In January of 2010 I was approached by my friend Tom Sherry about designing and fabricating a sundial to be located at his home and farm near Asheville, North Carolina. Tom wanted a sundial that would function well, look good and include a commemrative element of his upcoming wedding in May. Other than these parameters I was given broad latitude in the design process.
This sundial is located at Tom’s home and farm, Whistlepig Farm in Candler, North Carolina, approxamately 20 minutes west of Asheville, NC at 35.4831N ,-82.7452W. The wall that the dial was to be mounted to was measured at least three times over an hour long period on several different days and found to face 8.6 degrees east of south.
The dial elements were determined using Fer J. de Vries’ program zw2000. Declination lines were drawn for the 21st of each month. An additional declination line was drawn for the 29th of May as a commemorative marker of the wedding day. Hour lines are drawn and indicated for Eastern Standard Time with daylight savings time and londitudinal corrections. Lastly, a line was drawn indicating solar noon.
Importing the dxf file into Adobes Illustrator program, I was assisted by Alice io Oglesby in the coloring and typography of the dial face. The intent was to imply a mountain sunset scene with rows of crops in the foreground that would incorporate the functional elements of the dial face.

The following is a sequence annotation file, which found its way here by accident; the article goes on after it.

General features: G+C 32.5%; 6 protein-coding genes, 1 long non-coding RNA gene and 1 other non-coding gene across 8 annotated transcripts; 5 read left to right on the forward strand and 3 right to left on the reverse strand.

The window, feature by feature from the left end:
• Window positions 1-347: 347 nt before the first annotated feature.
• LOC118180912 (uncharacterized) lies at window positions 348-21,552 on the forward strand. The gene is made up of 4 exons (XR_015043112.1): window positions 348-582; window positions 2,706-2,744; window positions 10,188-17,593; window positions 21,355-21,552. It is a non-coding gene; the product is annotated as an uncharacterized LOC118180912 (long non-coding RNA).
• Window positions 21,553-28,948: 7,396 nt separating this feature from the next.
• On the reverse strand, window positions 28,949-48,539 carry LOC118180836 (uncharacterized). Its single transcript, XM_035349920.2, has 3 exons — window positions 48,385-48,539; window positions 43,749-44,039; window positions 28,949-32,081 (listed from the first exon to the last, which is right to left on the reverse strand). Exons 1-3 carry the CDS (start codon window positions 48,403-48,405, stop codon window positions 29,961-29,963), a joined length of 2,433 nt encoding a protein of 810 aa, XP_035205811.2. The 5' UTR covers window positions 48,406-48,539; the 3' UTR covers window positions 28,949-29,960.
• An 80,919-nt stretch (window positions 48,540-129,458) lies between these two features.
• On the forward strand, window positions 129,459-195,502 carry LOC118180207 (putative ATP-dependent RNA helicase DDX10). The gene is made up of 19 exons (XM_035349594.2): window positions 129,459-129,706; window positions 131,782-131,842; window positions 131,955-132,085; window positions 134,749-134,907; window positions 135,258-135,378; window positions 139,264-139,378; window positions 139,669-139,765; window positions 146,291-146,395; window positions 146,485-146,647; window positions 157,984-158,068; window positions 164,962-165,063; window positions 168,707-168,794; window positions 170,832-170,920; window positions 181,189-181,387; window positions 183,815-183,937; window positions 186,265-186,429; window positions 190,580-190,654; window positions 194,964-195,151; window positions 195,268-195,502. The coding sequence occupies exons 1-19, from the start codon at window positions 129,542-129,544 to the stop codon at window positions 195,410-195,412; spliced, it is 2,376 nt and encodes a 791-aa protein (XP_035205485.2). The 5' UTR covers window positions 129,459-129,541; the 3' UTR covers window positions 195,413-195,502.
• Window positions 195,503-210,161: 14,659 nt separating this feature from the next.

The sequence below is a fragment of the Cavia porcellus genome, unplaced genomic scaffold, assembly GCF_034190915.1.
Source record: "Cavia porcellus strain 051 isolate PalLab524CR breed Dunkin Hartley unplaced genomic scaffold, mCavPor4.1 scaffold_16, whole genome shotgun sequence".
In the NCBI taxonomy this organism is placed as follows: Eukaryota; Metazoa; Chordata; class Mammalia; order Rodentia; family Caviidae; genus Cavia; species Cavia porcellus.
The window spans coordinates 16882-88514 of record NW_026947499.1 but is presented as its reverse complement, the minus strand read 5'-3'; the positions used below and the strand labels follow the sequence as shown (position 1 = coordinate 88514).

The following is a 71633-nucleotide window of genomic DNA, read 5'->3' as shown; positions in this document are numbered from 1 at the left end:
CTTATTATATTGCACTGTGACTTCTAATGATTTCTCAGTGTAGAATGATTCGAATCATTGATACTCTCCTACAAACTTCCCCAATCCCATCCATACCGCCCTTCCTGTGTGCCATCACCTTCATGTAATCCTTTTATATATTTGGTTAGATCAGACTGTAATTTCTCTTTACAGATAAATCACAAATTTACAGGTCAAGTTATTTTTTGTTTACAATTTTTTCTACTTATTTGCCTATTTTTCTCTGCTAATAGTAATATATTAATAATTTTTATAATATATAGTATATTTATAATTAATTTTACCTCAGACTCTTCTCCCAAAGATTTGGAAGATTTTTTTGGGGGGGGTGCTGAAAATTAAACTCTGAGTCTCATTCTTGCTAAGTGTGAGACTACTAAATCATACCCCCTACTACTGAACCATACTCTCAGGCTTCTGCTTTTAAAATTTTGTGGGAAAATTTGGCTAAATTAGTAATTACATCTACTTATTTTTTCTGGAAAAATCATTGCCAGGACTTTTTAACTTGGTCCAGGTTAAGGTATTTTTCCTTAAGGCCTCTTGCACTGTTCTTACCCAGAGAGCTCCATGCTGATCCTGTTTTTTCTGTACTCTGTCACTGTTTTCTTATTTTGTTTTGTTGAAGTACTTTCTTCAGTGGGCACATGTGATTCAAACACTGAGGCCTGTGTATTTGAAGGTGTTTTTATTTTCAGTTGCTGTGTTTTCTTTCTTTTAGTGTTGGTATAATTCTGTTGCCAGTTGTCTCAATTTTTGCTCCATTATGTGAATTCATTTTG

The final sundial is 45 x 21 inches in size and was printed by a local sign shop. The base material of the dial is .080 aluminum signboard that has a baked enamel finish with a printed vinyl applied to the sign board. This material has a warranty of 3 years before fading may occur, but in practice has a life much greater than that depending on environmental variables. The gnomon is a 1.575 inch long .250 inch diameter steel shaft with a conical end and rounded tip of .030 inch radius that is mounted horizontally and bolted to the dial face from behind using a #8-32 machine screw. The dial is mounted to Tom’s house on a pressure treated lumber framework that sets the dial face approximately 14 inches away from the wall surface. This allows for unobstructed illumination of the dial face from the soffit overhang above the dial during the summer solstice.
One final note about this dial regards Tom’s facination with prime numbers. The date and time of the wedding were chosen to all be prime numbers, May (5), 29th, (29) 4:33 pm (433). Additionally the sum of these three numbers is 467, which itself is a prime number.